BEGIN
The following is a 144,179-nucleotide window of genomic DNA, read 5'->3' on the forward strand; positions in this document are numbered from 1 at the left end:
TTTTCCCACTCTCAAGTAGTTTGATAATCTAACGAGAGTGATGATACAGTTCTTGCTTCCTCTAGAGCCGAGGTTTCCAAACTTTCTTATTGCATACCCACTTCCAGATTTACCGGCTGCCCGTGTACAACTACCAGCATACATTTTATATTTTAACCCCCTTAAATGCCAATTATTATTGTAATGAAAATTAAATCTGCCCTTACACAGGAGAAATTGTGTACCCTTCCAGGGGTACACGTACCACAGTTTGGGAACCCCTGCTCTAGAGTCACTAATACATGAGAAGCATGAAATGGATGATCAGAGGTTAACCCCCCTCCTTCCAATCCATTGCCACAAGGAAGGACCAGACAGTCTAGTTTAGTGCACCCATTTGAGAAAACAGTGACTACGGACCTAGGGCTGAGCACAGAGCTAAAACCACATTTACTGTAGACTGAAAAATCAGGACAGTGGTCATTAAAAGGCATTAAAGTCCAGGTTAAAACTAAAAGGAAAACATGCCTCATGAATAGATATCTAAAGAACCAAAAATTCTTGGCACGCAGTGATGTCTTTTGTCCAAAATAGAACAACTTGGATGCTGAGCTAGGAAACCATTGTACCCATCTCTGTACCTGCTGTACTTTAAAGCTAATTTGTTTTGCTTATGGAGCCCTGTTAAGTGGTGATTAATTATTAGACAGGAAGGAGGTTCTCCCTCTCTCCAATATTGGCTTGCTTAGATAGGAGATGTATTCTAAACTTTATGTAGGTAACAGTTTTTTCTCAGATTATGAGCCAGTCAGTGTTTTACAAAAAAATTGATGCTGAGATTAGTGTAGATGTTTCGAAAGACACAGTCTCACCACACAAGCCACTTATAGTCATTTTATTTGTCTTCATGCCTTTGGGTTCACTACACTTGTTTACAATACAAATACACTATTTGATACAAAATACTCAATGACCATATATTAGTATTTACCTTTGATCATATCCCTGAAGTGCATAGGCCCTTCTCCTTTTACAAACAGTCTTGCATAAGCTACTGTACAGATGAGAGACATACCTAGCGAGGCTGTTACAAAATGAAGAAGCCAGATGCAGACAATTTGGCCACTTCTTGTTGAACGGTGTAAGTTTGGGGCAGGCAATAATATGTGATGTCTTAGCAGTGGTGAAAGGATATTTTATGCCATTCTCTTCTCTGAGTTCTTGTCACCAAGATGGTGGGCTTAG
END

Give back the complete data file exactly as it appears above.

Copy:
The following is a 144,179-nucleotide window of genomic DNA, read 5'->3' on the forward strand; positions in this document are numbered from 1 at the left end:
TTTTCCCACTCTCAAGTAGTTTGATAATCTAACGAGAGTGATGATACAGTTCTTGCTTCCTCTAGAGCCGAGGTTTCCAAACTTTCTTATTGCATACCCACTTCCAGATTTACCGGCTGCCCGTGTACAACTACCAGCATACATTTTATATTTTAACCCCCTTAAATGCCAATTATTATTGTAATGAAAATTAAATCTGCCCTTACACAGGAGAAATTGTGTACCCTTCCAGGGGTACACGTACCACAGTTTGGGAACCCCTGCTCTAGAGTCACTAATACATGAGAAGCATGAAATGGATGATCAGAGGTTAACCCCCCTCCTTCCAATCCATTGCCACAAGGAAGGACCAGACAGTCTAGTTTAGTGCACCCATTTGAGAAAACAGTGACTACGGACCTAGGGCTGAGCACAGAGCTAAAACCACATTTACTGTAGACTGAAAAATCAGGACAGTGGTCATTAAAAGGCATTAAAGTCCAGGTTAAAACTAAAAGGAAAACATGCCTCATGAATAGATATCTAAAGAACCAAAAATTCTTGGCACGCAGTGATGTCTTTTGTCCAAAATAGAACAACTTGGATGCTGAGCTAGGAAACCATTGTACCCATCTCTGTACCTGCTGTACTTTAAAGCTAATTTGTTTTGCTTATGGAGCCCTGTTAAGTGGTGATTAATTATTAGACAGGAAGGAGGTTCTCCCTCTCTCCAATATTGGCTTGCTTAGATAGGAGATGTATTCTAAACTTTATGTAGGTAACAGTTTTTTCTCAGATTATGAGCCAGTCAGTGTTTTACAAAAAAATTGATGCTGAGATTAGTGTAGATGTTTCGAAAGACACAGTCTCACCACACAAGCCACTTATAGTCATTTTATTTGTCTTCATGCCTTTGGGTTCACTACACTTGTTTACAATACAAATACACTATTTGATACAAAATACTCAATGACCATATATTAGTATTTACCTTTGATCATATCCCTGAAGTGCATAGGCCCTTCTCCTTTTACAAACAGTCTTGCATAAGCTACTGTACAGATGAGAGACATACCTAGCGAGGCTGTTACAAAATGAAGAAGCCAGATGCAGACAATTTGGCCACTTCTTGTTGAACGGTGTAAGTTTGGGGCAGGCAATAATATGTGATGTCTTAGCAGTGGTGAAAGGATATTTTATGCCATTCTCTTCTCTGAGTTCTTGTCACCAAGATGGTGGGCTTAG